Jack Larsen Jason, 1985 Collection: Millennium Materials: Cotton, nylon, viscose, goat hair, mylar Classification: Woven Fabric United States An important aspect of Larsen’s design philosophy is the commitment to maintaining a positive relationship between the production consistency and standardization demanded by the interiors industry, and the individual expression and spontaneity needed to create distinctive environments. Since the 1950s Larsen designers have successfully combined these two qualities in their innovative approach to casement fabrics. Although the interplay of irregular transparent and opaque areas is a relatively simple concept it took extensive experimentation to discover the correct balance of structural stability. The design of this fabric called for the use of soft, smooth yarns, stabilized with periodic leno warp locks, which would allow spontaneous waves to modify a ridged stripe. Jason was woven at the Bolan mill from 1956 to 1968.
Jack Larsen Wolftrap Theater Curtain (commissioned), 1970 Collection: Commission Materials: Mohair, nylon Classification: Woven Fabric Swaziland When Larsen was commissioned to design the stage curtain for the Wolf Trap Theater in Virginia, the company worked with Coral Stephens, head of a handweaving studio in Swaziland. The Swazi weavers had already produced a series of casement fabrics for the Larsen line and used handspun mohair yarns. In 1971 the cloth was the largest Swazi export.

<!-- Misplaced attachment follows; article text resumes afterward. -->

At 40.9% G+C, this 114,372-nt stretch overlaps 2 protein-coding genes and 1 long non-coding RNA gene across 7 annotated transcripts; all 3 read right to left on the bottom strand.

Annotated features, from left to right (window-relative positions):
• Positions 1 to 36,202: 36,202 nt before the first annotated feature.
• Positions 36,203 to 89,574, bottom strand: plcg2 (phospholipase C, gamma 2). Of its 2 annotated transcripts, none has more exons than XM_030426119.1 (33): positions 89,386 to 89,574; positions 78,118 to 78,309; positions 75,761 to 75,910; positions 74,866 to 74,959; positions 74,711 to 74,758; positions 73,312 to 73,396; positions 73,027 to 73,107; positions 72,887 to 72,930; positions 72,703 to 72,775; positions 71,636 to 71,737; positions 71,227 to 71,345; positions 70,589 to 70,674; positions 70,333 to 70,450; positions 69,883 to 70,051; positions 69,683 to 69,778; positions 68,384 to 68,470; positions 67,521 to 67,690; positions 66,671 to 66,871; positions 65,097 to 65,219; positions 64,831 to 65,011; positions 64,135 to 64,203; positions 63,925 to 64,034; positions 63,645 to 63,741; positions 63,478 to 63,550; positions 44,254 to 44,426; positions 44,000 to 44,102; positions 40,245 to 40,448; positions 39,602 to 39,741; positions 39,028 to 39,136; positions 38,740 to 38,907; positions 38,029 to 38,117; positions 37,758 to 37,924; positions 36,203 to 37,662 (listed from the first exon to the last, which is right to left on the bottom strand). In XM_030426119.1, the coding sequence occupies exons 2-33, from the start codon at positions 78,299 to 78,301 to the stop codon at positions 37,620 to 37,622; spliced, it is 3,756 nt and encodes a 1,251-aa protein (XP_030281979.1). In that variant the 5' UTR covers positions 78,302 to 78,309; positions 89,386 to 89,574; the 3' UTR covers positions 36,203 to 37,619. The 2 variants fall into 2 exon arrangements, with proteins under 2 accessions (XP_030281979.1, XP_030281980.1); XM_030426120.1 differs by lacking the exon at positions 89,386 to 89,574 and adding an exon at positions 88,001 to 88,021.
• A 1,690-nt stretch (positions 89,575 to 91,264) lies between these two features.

Larsen Design Studio Magnum, 1970 Materials: Cotton, vinyl, nylon, polyester; backed with nylon scrim. Classification: Surface Ornamentation- Embroidered United States Magnum is perhaps the most famous of all Larsen fabrics. Initially commissioned as the Symphony Hall curtain for the Phoenix Civic Plaza, the fabric was installed in 1972. Still in use, the curtain required 600 yards of material and replicates the boldness of the hand- embroidered mirror work of northwest India. Designers experimented extensively to find the ideal materials and technical adjustments of the mechanical embroidery equipment to create a stable fabric. Magnum was available in the original “flame,” this “golden topaz,” and several other colors until 1992.
Larsen Design Studio Peking Collection: Great Color of China Materials: Silk, cotton Classification: Woven Fabric Italy Color, an important element of every collection, helps create a specific mood and provides a unifying presence. The richness of the Larsen color palette has always been a company strength, and Larsen designers took particular care with color specifications when working with manufacturers. The company also drew on the psychological power of language when it named fabrics and colors. Peking and the colors “pigeonblood,” “puce,” “black pearl,” and “persimmon” suggest the exotic East, as does the fabric’s rich silk pile. That the fabric was actually woven in Torino, Italy, mattered little. Peking was first introduced in 1971, and by 1993, the line had thirty-one colors.